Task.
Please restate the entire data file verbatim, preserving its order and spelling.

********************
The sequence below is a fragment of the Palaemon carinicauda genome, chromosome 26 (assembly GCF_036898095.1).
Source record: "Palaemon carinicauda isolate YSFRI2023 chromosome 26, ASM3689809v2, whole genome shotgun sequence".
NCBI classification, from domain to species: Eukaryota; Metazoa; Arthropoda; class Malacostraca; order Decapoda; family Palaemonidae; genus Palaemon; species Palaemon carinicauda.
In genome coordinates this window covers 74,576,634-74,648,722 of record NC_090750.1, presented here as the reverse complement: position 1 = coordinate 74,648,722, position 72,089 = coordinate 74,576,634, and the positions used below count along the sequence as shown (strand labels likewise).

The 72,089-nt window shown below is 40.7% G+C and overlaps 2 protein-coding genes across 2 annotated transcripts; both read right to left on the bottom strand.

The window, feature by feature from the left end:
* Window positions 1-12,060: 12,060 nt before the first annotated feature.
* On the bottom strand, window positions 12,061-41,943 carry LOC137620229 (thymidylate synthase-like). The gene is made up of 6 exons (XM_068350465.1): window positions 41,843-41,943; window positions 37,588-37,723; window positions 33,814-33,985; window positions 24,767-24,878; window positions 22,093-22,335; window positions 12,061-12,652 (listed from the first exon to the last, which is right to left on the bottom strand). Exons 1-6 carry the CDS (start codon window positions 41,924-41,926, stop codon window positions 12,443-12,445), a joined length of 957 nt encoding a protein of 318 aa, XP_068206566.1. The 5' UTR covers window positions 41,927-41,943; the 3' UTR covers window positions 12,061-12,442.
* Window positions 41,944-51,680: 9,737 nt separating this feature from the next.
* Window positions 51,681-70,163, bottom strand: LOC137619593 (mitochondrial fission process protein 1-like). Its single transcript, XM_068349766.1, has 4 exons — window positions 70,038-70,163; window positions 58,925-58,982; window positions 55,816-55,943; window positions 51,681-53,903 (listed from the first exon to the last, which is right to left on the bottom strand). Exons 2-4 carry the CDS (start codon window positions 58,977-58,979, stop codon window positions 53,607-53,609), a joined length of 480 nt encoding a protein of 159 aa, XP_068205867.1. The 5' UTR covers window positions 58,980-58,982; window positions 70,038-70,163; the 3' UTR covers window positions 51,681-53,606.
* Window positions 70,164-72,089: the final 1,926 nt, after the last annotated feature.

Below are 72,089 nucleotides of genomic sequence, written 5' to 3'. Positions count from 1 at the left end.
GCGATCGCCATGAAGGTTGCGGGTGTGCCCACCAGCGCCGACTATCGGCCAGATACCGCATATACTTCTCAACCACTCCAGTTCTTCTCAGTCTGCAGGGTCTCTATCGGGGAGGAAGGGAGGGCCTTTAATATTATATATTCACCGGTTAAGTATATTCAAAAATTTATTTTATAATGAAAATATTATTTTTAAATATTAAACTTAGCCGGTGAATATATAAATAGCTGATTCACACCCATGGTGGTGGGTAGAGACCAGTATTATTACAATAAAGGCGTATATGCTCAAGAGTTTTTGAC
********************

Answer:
The sequence below is a fragment of the Palaemon carinicauda genome, chromosome 26 (assembly GCF_036898095.1).
Source record: "Palaemon carinicauda isolate YSFRI2023 chromosome 26, ASM3689809v2, whole genome shotgun sequence".
NCBI classification, from domain to species: Eukaryota; Metazoa; Arthropoda; class Malacostraca; order Decapoda; family Palaemonidae; genus Palaemon; species Palaemon carinicauda.
In genome coordinates this window covers 74,576,634-74,648,722 of record NC_090750.1, presented here as the reverse complement: position 1 = coordinate 74,648,722, position 72,089 = coordinate 74,576,634, and the positions used below count along the sequence as shown (strand labels likewise).

The 72,089-nt window shown below is 40.7% G+C and overlaps 2 protein-coding genes across 2 annotated transcripts; both read right to left on the bottom strand.

The window, feature by feature from the left end:
* Window positions 1-12,060: 12,060 nt before the first annotated feature.
* On the bottom strand, window positions 12,061-41,943 carry LOC137620229 (thymidylate synthase-like). The gene is made up of 6 exons (XM_068350465.1): window positions 41,843-41,943; window positions 37,588-37,723; window positions 33,814-33,985; window positions 24,767-24,878; window positions 22,093-22,335; window positions 12,061-12,652 (listed from the first exon to the last, which is right to left on the bottom strand). Exons 1-6 carry the CDS (start codon window positions 41,924-41,926, stop codon window positions 12,443-12,445), a joined length of 957 nt encoding a protein of 318 aa, XP_068206566.1. The 5' UTR covers window positions 41,927-41,943; the 3' UTR covers window positions 12,061-12,442.
* Window positions 41,944-51,680: 9,737 nt separating this feature from the next.
* Window positions 51,681-70,163, bottom strand: LOC137619593 (mitochondrial fission process protein 1-like). Its single transcript, XM_068349766.1, has 4 exons — window positions 70,038-70,163; window positions 58,925-58,982; window positions 55,816-55,943; window positions 51,681-53,903 (listed from the first exon to the last, which is right to left on the bottom strand). Exons 2-4 carry the CDS (start codon window positions 58,977-58,979, stop codon window positions 53,607-53,609), a joined length of 480 nt encoding a protein of 159 aa, XP_068205867.1. The 5' UTR covers window positions 58,980-58,982; window positions 70,038-70,163; the 3' UTR covers window positions 51,681-53,606.
* Window positions 70,164-72,089: the final 1,926 nt, after the last annotated feature.

Below are 72,089 nucleotides of genomic sequence, written 5' to 3'. Positions count from 1 at the left end.
GCGATCGCCATGAAGGTTGCGGGTGTGCCCACCAGCGCCGACTATCGGCCAGATACCGCATATACTTCTCAACCACTCCAGTTCTTCTCAGTCTGCAGGGTCTCTATCGGGGAGGAAGGGAGGGCCTTTAATATTATATATTCACCGGTTAAGTATATTCAAAAATTTATTTTATAATGAAAATATTATTTTTAAATATTAAACTTAGCCGGTGAATATATAAATAGCTGATTCACACCCATGGTGGTGGGTAGAGACCAGTATTATTACAATAAAGGCGTATATGCTCAAGAGTTTTTGAC